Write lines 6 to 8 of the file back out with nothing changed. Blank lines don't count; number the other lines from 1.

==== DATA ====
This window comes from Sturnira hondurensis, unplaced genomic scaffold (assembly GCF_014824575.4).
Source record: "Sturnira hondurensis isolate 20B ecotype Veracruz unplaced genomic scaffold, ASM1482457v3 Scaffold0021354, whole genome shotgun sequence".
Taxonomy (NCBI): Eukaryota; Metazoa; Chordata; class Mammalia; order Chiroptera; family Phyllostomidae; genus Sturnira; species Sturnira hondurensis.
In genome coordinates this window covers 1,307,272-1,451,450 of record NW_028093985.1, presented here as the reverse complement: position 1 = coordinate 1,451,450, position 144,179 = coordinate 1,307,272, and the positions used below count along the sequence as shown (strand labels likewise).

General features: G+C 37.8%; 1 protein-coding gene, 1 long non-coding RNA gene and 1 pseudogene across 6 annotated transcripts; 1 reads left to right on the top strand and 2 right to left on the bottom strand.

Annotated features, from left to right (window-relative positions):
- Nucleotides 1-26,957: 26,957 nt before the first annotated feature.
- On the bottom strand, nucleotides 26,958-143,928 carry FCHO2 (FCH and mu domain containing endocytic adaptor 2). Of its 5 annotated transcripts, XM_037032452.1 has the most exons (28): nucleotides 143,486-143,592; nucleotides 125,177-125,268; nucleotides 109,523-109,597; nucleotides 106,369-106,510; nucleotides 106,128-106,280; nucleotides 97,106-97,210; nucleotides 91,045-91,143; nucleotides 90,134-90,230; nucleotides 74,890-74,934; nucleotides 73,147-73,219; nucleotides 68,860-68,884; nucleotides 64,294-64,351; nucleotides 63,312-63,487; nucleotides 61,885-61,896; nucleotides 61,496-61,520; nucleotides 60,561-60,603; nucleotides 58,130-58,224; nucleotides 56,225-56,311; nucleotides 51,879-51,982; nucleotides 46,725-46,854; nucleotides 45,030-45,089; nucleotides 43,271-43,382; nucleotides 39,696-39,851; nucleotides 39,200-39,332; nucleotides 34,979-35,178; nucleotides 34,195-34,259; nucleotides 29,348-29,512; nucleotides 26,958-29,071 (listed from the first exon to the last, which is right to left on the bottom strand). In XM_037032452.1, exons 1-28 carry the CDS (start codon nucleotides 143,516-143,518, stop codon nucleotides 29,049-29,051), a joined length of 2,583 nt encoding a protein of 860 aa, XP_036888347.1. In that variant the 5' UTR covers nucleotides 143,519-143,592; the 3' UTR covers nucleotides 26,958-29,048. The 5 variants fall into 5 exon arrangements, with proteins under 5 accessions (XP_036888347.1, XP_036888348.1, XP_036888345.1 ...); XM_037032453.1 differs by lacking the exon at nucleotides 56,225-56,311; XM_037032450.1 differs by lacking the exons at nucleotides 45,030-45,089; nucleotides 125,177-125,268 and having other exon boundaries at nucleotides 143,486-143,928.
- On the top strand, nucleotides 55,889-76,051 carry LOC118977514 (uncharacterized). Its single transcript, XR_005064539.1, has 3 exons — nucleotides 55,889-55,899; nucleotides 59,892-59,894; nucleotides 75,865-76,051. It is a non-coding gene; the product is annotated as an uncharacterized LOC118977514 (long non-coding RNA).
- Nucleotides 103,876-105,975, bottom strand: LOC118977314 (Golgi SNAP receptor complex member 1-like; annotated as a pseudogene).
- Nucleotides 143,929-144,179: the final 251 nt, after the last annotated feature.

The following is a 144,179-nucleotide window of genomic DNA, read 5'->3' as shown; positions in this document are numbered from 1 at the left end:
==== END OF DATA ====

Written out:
Annotated features, from left to right (window-relative positions):
- Nucleotides 1-26,957: 26,957 nt before the first annotated feature.
- On the bottom strand, nucleotides 26,958-143,928 carry FCHO2 (FCH and mu domain containing endocytic adaptor 2). Of its 5 annotated transcripts, XM_037032452.1 has the most exons (28): nucleotides 143,486-143,592; nucleotides 125,177-125,268; nucleotides 109,523-109,597; nucleotides 106,369-106,510; nucleotides 106,128-106,280; nucleotides 97,106-97,210; nucleotides 91,045-91,143; nucleotides 90,134-90,230; nucleotides 74,890-74,934; nucleotides 73,147-73,219; nucleotides 68,860-68,884; nucleotides 64,294-64,351; nucleotides 63,312-63,487; nucleotides 61,885-61,896; nucleotides 61,496-61,520; nucleotides 60,561-60,603; nucleotides 58,130-58,224; nucleotides 56,225-56,311; nucleotides 51,879-51,982; nucleotides 46,725-46,854; nucleotides 45,030-45,089; nucleotides 43,271-43,382; nucleotides 39,696-39,851; nucleotides 39,200-39,332; nucleotides 34,979-35,178; nucleotides 34,195-34,259; nucleotides 29,348-29,512; nucleotides 26,958-29,071 (listed from the first exon to the last, which is right to left on the bottom strand). In XM_037032452.1, exons 1-28 carry the CDS (start codon nucleotides 143,516-143,518, stop codon nucleotides 29,049-29,051), a joined length of 2,583 nt encoding a protein of 860 aa, XP_036888347.1. In that variant the 5' UTR covers nucleotides 143,519-143,592; the 3' UTR covers nucleotides 26,958-29,048. The 5 variants fall into 5 exon arrangements, with proteins under 5 accessions (XP_036888347.1, XP_036888348.1, XP_036888345.1 ...); XM_037032453.1 differs by lacking the exon at nucleotides 56,225-56,311; XM_037032450.1 differs by lacking the exons at nucleotides 45,030-45,089; nucleotides 125,177-125,268 and having other exon boundaries at nucleotides 143,486-143,928.